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Review: Getting beyond the pathos in Puccini's 'La boheme'

This article first appeared in the St. Louis Beacon, May 24, 2009 - Giacomo Puccini’s “La bohème” is an opera that appears regularly in any standard-repertory house of consequence – opera organizations such as Opera Theatre of St. Louis, for example.

Opera Theatre has mounted it five times in its 33-year history, the first time in 1978, the company’s third season. Four of the shows were main stage productions at the Loretto Hilton Center at Webster University; one was a touring production. The only operas to give “La bohème” a run for its money in St. Louis are  “Madame Butterfly,” also by Puccini, and Gioachino Rossini’s “The Barber of Seville,” which tie “La bohème” at five shows each; and Giuseppe Verdi’s “La Traviata,” which has received four Opera Theatre productions.

The first time I saw “La bohème” was the 1978 show, and I cried when Mimi died. I don’t cry at the end of this show anymore, but its vigor, its focus on youthful naïveté and the dreams of aspiring artists, its intoxicatingly beautiful music – all this continues to keep me and legions of other music lovers coming back for reprises. It is a Siren’s song, and the producers who need to sell tickets to keep their companies solvent put it up frequently.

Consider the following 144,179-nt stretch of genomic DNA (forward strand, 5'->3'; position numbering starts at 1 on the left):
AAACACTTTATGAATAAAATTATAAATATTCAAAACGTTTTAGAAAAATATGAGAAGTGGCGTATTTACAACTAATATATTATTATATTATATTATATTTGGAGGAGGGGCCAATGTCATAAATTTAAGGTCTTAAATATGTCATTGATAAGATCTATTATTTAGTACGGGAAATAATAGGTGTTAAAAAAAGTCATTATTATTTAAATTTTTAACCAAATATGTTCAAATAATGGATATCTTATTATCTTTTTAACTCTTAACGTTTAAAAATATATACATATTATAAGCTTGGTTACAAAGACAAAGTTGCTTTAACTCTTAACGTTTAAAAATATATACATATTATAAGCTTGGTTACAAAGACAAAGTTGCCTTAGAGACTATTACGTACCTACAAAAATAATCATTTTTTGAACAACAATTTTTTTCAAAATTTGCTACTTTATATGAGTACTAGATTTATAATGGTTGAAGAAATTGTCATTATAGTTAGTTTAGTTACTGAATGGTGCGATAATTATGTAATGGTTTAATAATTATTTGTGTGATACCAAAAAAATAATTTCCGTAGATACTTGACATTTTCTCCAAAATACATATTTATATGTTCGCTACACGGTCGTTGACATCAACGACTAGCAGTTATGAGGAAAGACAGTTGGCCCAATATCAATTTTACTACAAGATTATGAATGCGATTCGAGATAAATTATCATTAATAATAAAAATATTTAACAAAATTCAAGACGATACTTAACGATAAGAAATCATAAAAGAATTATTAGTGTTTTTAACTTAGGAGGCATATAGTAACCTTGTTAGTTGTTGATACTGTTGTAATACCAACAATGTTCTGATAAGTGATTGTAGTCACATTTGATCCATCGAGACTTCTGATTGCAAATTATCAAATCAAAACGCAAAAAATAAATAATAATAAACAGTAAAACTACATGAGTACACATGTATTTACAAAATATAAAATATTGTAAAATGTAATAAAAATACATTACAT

Why is it that the faithful belly up to the box office for tickets to this show? Is it because our hearts are ever open to the possibilities inherent in love-sweet-love, and is it that we hope this time, the medicine purchased by Marcello and Musetta is some new antibiotic that will do the trick, and that Mimi will recover and everyone will live happily ever after? But it never happens that way, no more than Pinkerton's having a change of heart, sending Kate home and settling down with Cio-Cio San and little Trouble, having renounced his wicked Western ways, thus presenting in a happy-ending “Madame Butterfly.”

Nope, it is not going to happen. Audiences leave every performance of “La bohème” a little down, perhaps, depending on how convincingly Mimi expires. What carries you home is a strong dose of pathos and the spell cast by Puccini’s exquisite music, unless the show is genuinely wretched.